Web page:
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Board capital and earnings quality with different controlling shareholders

Maria Kontesa, Andreas Lako and Wendy Wendy

Accounting Research Journal, 2020, vol. 33, issue 4/5, 593-613

Abstract: Purpose - The purpose of this study is to examine the relationship between board capital and firm earnings quality with different controlling shareholders for a sample of 252 listed firms in Indonesia over the period 2011–2017. Design/methodology/approach - This study uses a two-step dynamic generalized method of moments panel regression to estimate the board capital effect on earnings quality. The board capital measure is constructed from educational capital, networking capital and experience capital. Meanwhile, discretionary accrual is used as the proxy for earnings quality. All financial data is from the annual report. Board capital data is a combination of an annual report, RelSci data, Linkedin searching and Bloomberg data. Findings - The findings of this study report that board capital has a significant effect on earnings quality. Higher board capital may result in better earnings quality. In further investigation, this study finds that firms with higher education backgrounds tend to have better earnings quality. Meanwhile, firms with higher experienced board members tend to have bad earnings quality. Additionally, networking capital does not have any impact on earnings quality. The findings of this study also document a strong size effect of controlling shareholders in moderating the relationship between board capital and earnings quality. Research limitations/implications - This study contributes to upper-echelon, institutional, positive accounting and agency theory. It implies that agency cost plays an important role in that relationship. In a more deep analysis, this study records different board capital effects on earnings quality across controlling shareholders. Practical implications - Shareholders should elect board directors following their competencies and should note that not all competencies will give a quality earning report. The educational background of board members will enhance earnings quality, but the experience of a board member will reduce the earnings quality. Further, the relationship between board capital and earnings quality is significantly moderated by controlling shareholders, implying that different controlling shareholders need different board capital. Originality/value - This study examines board capital effects on earnings quality with different controlling shareholders using four major theories. The board capital measure is tedious and detailed allowing to capture the comprehensive human capital.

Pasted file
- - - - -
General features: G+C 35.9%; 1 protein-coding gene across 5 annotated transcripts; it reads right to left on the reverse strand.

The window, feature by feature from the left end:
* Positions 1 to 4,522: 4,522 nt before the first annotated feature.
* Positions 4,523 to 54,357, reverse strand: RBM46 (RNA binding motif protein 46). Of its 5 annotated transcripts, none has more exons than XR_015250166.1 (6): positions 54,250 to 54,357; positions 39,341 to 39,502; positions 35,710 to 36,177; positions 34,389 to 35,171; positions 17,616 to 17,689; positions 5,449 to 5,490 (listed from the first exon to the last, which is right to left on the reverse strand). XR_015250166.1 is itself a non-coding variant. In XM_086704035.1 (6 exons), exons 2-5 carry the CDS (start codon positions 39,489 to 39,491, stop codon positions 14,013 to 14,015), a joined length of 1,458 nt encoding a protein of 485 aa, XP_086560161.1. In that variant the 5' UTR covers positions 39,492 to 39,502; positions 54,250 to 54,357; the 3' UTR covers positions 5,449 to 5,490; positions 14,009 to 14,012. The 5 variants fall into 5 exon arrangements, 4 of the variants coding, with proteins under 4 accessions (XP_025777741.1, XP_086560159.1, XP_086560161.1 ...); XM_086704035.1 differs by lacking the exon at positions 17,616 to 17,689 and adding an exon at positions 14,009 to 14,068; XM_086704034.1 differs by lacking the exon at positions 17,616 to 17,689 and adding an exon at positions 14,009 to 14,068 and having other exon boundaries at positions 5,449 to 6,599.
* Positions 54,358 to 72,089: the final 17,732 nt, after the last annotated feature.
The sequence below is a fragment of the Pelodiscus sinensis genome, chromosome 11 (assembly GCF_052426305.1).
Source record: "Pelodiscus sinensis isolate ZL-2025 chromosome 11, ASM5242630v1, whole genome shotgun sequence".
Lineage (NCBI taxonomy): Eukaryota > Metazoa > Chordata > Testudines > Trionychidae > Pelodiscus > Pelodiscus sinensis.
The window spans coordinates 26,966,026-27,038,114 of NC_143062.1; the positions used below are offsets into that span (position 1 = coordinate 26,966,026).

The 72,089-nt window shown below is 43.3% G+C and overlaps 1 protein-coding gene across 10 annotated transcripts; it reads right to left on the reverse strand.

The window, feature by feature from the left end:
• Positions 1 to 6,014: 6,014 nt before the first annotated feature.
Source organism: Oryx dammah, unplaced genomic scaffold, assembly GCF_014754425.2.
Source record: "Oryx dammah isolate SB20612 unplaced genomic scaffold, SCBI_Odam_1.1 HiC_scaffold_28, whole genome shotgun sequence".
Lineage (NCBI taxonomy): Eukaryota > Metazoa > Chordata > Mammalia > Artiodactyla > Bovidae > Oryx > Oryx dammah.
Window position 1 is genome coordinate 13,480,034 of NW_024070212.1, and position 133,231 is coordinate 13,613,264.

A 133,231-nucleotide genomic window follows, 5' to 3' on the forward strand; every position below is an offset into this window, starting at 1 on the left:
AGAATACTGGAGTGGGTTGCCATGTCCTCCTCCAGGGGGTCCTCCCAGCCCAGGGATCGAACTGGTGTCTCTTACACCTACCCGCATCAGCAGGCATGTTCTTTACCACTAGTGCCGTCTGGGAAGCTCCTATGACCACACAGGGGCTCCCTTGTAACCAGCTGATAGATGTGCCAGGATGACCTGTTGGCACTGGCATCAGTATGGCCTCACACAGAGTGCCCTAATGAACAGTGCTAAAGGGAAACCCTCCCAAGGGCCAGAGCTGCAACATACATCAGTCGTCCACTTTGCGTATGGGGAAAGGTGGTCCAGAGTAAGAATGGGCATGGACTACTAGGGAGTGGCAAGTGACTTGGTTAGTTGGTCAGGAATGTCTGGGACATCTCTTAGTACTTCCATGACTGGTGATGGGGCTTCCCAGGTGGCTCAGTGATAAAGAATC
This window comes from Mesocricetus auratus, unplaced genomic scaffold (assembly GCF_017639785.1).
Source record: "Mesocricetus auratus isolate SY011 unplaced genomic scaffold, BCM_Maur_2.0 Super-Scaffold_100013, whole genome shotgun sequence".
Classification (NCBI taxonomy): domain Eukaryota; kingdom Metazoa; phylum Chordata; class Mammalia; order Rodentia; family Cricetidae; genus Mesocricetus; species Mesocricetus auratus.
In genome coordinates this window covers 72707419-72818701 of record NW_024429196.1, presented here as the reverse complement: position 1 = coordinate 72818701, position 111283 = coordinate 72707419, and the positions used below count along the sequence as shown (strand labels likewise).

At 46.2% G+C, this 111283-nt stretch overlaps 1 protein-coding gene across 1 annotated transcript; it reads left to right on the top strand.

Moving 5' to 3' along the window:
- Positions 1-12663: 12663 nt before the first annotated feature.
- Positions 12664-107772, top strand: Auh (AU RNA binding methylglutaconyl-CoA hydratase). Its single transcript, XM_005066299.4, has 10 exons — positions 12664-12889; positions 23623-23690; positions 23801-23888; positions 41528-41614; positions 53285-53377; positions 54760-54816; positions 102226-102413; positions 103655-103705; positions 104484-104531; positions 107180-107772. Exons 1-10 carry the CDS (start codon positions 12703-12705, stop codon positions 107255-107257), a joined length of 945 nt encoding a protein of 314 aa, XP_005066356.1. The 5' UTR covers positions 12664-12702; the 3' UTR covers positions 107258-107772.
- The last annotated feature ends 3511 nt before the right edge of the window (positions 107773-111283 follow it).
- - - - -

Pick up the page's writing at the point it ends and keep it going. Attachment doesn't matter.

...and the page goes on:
Keywords: Education; Human capital; Experience; Earnings quality; Networking; Board capital (search for similar items in EconPapers)
Date: 2020
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Citations: View citations in EconPapers (1)

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DOI: 10.1108/ARJ-01-2020-0017

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